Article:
Solicitor general to step down
U.S. Solicitor Gen. Paul D. Clement, the lawyer who spoke for the Bush administration in the Supreme Court but not always in a way that pleased conservatives, said Wednesday that he was stepping down next month.
Clement, 41, has three young sons and said he wanted to spend time with his family before looking for a job with a law firm. He is the latest of several Bush administration officials to depart, which is common in the final year of a presidency.
The solicitor general has the duty to defend the laws passed by Congress, as well as the task of representing federal agencies and the White House. That mix makes for some uncomfortable moments. For example, Clement successfully defended the campaign finance law known as the McCain-Feingold Act that many conservatives, including President Bush, saw as an unconstitutional limit on free speech.
Two years ago, he strongly defended the federal government’s broad protection for wetlands, winning plaudits from environmentalists but criticism from defenders of property rights.
In March, Clement angered some gun rights advocates when he urged the Supreme Court to uphold all of the existing federal restrictions on firearms. He argued that the 2nd Amendment protected an individual’s right to own a gun -- the key issue before the court -- but also said the justices should preserve reasonable regulations, such as the ban on the sale of new machine guns, and the Brady Act, which calls for background checks on those who buy a handgun.
But Clement also defended the Bush administration’s policies in the war on terrorism, including the holding of foreign prisoners at Guantanamo Bay, Cuba, without giving them a chance to go before a judge. Congress said the “enemy combatants” had no rights in U.S. courts, and Clement said the justices should uphold the law. A challenge to the Guantanamo policy is pending before the court and will be decided by late June.
Clement came to the Justice Department in 2001 as the top deputy to then-Solicitor Gen. Theodore Olson. He succeeded him in 2005. During his seven years, Clement argued 49 cases in the high court and won wide respect for his skill as a lawyer.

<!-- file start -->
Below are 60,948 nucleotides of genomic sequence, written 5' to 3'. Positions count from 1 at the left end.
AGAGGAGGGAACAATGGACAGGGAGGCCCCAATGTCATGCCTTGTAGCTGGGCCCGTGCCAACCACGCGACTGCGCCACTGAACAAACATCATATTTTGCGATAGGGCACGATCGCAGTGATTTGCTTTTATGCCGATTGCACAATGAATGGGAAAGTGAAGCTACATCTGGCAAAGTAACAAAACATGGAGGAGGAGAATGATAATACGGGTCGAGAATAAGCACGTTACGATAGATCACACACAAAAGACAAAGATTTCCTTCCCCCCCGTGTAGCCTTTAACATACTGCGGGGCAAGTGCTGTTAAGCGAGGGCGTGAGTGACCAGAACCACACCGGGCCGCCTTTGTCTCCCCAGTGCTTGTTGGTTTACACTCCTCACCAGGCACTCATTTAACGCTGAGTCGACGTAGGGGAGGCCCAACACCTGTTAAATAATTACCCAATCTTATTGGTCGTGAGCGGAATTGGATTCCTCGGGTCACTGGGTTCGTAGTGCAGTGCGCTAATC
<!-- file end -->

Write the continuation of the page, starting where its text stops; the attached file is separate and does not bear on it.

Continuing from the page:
“He’s a very talented advocate, as good as anyone in recent memory,” said Washington lawyer Carter G. Phillips, who argues regularly before the high court.
“Paul was a terrific solicitor general,” said Walter Dellinger, who held the same position in the Clinton administration. “His extraordinary intelligence, solid common sense and ease of manner combine to make him a truly superb advocate before the Supreme Court.”
Clement, who grew up in Wisconsin, went to Harvard Law School and worked on the law review under its then-editor, Barack Obama. He came to the Justice Department with solidly conservative credentials, having served as a law clerk to federal Judge Laurence H. Silberman and Supreme Court Justice Antonin Scalia.
Clement also had the distinction of serving as acting attorney general for a single day. In August, when Alberto R. Gonzales announced his resignation, the president said Clement would serve as the acting head of the Justice Department.
But Gonzales did not officially leave until Sept. 17, and the next day Bush announced that Peter D. Keisler, the head of the civil division, would serve as acting head of the department so Clement could prepare for the start of the new Supreme Court term.
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